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It was 1962 and Schiller, on assignment for Look magazine, captured a near-naked Monroe as she frolicked by a shimmering swimming pool. In one photo, she holds a towel to her chest as she climbs out of the pool, smiling softly at the camera, one leg pointed towards the sky. But before you start assuming that the male photographer talked a vulnerable Monroe into shedding more than she wanted to, check out some of what Schiller reveals in an adaption of his memoir, Marilyn & Me: A Photographer's Memories, excerpts of which are included along with the photos in Vanity Fair.

Credit: Vanity Fair
"Fox [Studios] should start paying as much attention to me as they are paying to Elizabeth Taylor," Schiller recounts Monroe telling him, referring to her disappointment that not only was the movie studio not taking her seriously enough, but she was also jealous of her fellow actress' success, especially after Taylor got a huge publicity boost from her affair with "Cleopatra" co-star Richard Burton and a media frenzy ensued.

According to Schiller, Monroe hatched a plan to make their shoot a lot sexier by offering to jump in the pool with her swimsuit on, and emerge without it. "If I do come out of the pool with nothing on, I want your guarantee that when your pictures appear on the covers of magazines Elizabeth Taylor is not anywhere in the same issue," she insisted. Monroe was only being paid $100,000 for what would be her last film, "Something's Got to Give," (she died before it was finished) while Taylor was collecting a cool $1 million for "Cleopatra."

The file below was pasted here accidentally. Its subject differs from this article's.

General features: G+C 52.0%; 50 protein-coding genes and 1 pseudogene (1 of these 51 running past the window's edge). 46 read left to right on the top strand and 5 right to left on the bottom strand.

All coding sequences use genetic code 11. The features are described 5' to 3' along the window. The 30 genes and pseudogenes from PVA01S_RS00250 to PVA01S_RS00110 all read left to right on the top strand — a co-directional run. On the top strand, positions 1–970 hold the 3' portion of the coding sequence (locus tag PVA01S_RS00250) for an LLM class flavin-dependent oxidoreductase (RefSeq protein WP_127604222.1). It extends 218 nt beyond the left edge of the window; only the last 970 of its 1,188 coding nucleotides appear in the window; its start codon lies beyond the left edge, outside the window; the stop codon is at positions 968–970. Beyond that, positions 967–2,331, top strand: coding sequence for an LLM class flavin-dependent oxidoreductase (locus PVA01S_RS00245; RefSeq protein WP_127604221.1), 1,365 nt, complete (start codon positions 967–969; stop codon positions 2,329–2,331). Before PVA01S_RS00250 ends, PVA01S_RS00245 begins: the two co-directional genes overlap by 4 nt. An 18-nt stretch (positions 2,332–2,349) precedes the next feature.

Credit: Lawrence Schiller
Eventually Playboy founder Hugh Hefner agreed to shell out a record-breaking $25,000 for a nude shot of Monroe and when Schiller thanked her for the windfall, joking about what a little nudity can do, the actress responded with, "That's how I got my house and swimming pool. There isn't anybody that looks like me without clothes on."

Despite her beauty and movie-star status, Monroe began revealing her unhappiness to Schiller, pointing out that she'd never been nominated for an Oscar, felt her whole life had been one big rejection, and feared she might end up in a mental institution the way her mother had. She also confided her thoughts on becoming a mother... something that never happened.

"I've always wanted a baby," she said. "Having a child, that's always been my biggest fear. I want a child and I fear a child. Whenever it came close, my body said no and I lost the baby," Schiller recounts.

As for being Marilyn Monroe, she simply never felt like she actually was the famous sex symbol. "I never wanted to be Marilyn - it just happened," she also told him. "Marilyn's like a veil I wear over Norma Jeane."

Lizbeth Scordo writes for OMG!

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